Ronald Quayle escapes from prison. He was sent there for murdering his father, based on the testimony of his stepmother, Caroline. An explosion disfigures him, but plastic surgery gives him... See full summary »
During the Rif War in Morocco, the French Foreign Legion's outpost of Tarfa is threatened by Khalif Hussein's tribes but Sergeant Mike Kincaid devises a plan of survival until the arrival of French reinforcements.
It's the off-season at the lonely Beauregard Hotel in Bournemoth, and only the long-term tenants are still in residence. Life at the Beauregard is stirred up, however, when the beautiful Ann Shankland arrives to see her alcoholic ex-husband, John Malcolm, who is secretly engaged to Pat Cooper, the woman who runs the hotel. Meanwhile, snobbish Mrs Railton-Bell discovers that the kindly if rather doddering Major Pollock is not what he appears to be. The news is particularly shocking for her frail daughter, Sibyl, who is secretly in love with the Major.Written by
Shannon Patrick Sullivan <firstname.lastname@example.org>
Camera reflected in window in the last dolly shot. See more »
Why have you told so many awful lies?
Major Angus Pollock:
Because I don't like myself the way I am, i suppose. I had to invent someone else... It's not harmful really. We all have our daydreams. Mine have just gone a step further than most people.
Major Angus Pollock:
Sometimes I just manage to believe in the Major myself.
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Delbert Mann did not want the song in the opening titles, and he discovered an old British print that included David Raksin's main title rather than the song, as he had wanted it, being used in a film festival. See more »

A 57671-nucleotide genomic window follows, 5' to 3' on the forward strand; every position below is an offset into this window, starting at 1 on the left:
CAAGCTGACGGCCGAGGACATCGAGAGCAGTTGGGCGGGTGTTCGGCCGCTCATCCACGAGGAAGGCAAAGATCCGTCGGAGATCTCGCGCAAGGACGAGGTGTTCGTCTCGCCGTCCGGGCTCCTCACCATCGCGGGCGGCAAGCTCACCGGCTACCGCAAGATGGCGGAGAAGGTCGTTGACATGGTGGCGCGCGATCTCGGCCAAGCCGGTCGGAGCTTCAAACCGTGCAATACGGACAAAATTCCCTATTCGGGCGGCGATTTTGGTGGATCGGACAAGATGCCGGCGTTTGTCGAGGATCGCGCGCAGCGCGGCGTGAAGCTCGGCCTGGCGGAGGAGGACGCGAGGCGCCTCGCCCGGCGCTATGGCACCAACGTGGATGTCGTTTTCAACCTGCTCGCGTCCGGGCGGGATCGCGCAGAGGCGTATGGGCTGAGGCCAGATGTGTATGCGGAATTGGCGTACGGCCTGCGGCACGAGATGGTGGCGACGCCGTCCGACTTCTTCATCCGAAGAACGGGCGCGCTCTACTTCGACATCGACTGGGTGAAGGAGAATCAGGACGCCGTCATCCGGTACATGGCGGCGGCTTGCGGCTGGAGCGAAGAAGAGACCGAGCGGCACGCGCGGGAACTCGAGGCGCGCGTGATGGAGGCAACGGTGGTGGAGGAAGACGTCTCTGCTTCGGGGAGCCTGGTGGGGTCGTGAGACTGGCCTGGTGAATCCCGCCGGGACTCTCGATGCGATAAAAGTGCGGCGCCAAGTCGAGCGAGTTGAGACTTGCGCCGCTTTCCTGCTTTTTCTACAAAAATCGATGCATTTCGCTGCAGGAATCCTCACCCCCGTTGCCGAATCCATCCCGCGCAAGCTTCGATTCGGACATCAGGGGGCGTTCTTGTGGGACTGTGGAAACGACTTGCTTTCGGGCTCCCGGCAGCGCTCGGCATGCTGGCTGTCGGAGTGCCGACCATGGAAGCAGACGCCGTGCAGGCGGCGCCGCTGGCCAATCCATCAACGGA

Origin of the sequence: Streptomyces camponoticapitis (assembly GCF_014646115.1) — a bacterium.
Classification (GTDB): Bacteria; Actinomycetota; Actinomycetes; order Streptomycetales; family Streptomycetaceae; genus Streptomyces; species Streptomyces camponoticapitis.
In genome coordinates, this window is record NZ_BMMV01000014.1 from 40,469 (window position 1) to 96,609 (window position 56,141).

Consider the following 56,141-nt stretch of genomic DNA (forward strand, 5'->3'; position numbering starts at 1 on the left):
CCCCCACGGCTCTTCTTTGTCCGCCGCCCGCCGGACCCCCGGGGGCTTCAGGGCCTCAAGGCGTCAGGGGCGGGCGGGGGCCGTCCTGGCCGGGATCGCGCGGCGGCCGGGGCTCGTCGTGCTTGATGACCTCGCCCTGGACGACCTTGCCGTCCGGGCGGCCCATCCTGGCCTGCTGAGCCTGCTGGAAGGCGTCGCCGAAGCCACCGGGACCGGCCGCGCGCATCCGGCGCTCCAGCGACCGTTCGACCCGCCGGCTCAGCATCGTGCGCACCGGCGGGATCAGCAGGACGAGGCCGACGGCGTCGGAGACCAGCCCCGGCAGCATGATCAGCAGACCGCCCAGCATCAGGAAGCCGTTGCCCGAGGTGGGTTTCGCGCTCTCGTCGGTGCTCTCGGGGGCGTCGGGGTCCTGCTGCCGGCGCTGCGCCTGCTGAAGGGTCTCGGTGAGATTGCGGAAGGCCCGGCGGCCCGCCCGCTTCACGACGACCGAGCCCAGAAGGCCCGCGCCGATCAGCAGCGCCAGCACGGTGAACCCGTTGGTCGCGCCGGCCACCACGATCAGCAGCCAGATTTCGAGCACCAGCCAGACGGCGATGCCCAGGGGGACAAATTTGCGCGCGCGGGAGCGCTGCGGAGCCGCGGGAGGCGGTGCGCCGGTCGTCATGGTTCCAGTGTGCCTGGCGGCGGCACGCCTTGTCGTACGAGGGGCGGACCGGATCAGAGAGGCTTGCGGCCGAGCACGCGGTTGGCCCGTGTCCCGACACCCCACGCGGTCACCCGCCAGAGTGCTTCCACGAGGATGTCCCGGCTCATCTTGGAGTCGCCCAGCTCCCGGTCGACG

I have just seen this for the third time, and it gets better every time. What anyone under the age of 30 would make of it, I cannot imagine. But for people old enough to remember having met or known people like the characters in this film (which is also a classic play by Terence Rattigan, revived from time to time on stage), this is a harrowing, searing examination of the interior recesses of fossilised people in a formal society of manners such as England was before the 1960s. The play/film is set in a seaside hotel at Bournemouth in England in the 1950s. It is peopled by lonely, stiff upper lip people who sit at separate tables in the communal dining room. The performances by numerous famous actors are absolutely staggering. David Niven gives certainly his finest performance in any film, well deserving his Oscar. Deborah Kerr leaves our jaws agape at her wholly convincing portrayal of a cringeing, crushed daughter of a tyrant mother who despite having entered middle age still says simperingly: 'Yes Mummy, No Mummy' and is afraid of her own shadow. The film is actually dominated by two older women: on the one hand, Gladys Cooper tyrannizes over the entire cast of characters with her Olympian certainties, pernicious control freakery, destructive and sadistic cruelty, all masked by 'proper manners', a 'concern for morality', and a view of herself as representative of a superior class of being, not to mention the upper class of society. She is one of those elegantly dressed older women who used to dominate all around them, gave themselves the airs of duchesses, or at least of the duchesses they imagined (since they had probably never met one), and who carried snobbery to its greatest heights. Cooper absolutely dominates the screen in every shot, and her arched brow or wrinkled nose of disapproval is enough to terrify a pontiff. And then there is the calm, emotionally ravaged, but practical and efficient hotelier, played by Wendy Hiller. She dominates her own scenes in turn, with her unique charm, and she well deserved her Oscar too. Poor Wendy has been in love with Burt Lancaster for years. But then his ex-wife Rita Hayworth turns up, whose cold glamour casts an arctic spell, and the intensity of her needs and her egotism threaten to turn the proceedings to ice, which will shatter into shards and leave everyone chilled at the heart. It is all done to perfection. Delbert Mann, who was such a brilliant director, here outdoes himself. The stagey 'set' of the hotel suggests a large, rambling stage set through which the camera relentlessly prowls. There is no attempt made to show 'the world outside', or to achieve realism beyond the walls of the Hotel Beauregard where the multiple dramas unfold. We all somehow understand that this is a play, but there is nothing uncinematic about it, quite the reverse. The underlying theme of all the stories in this film can be summed up in one word: self-control. All of the characters' feelings are suppressed, all of their upper lips are as stiff as boards, all of their hearts are breaking, everything is appearance, but beneath the appearance there are the unheard screams, the cries, the agonies, the concealed feelings, and the sobs that are never heard because never uttered. The days when people could control themselves (albeit so often too much so, as we see here) are long gone. Nowadays it all hangs out, every last bit of it. Nothing is concealed any longer. And yet here we see a tableau of self-control presented to our eyes to remind us what everything was like just a short time ago, well within the living memories of half the people on the planet. And yet, as I said, no one under 30 could possibly comprehend even one iota of what is meant or represented by this study of a lost society, this museum of morals and manners that have all gone as completely as the dodo. There is such pathos in this film, as we suffer with these people whose torn hearts are pinned behind their backs, and who go through life helpless, flailing, and nearly lost. What a step back in time this is, so strongly and unforgettably portrayed. When the fossils are all inspected in the natural history museums of the future, will this one be amongst them? And will it inspire more awe than the triceratops? As an example of magnificent ensemble playing it is difficult to imagine this film being surpassed. It is an absolute masterpiece.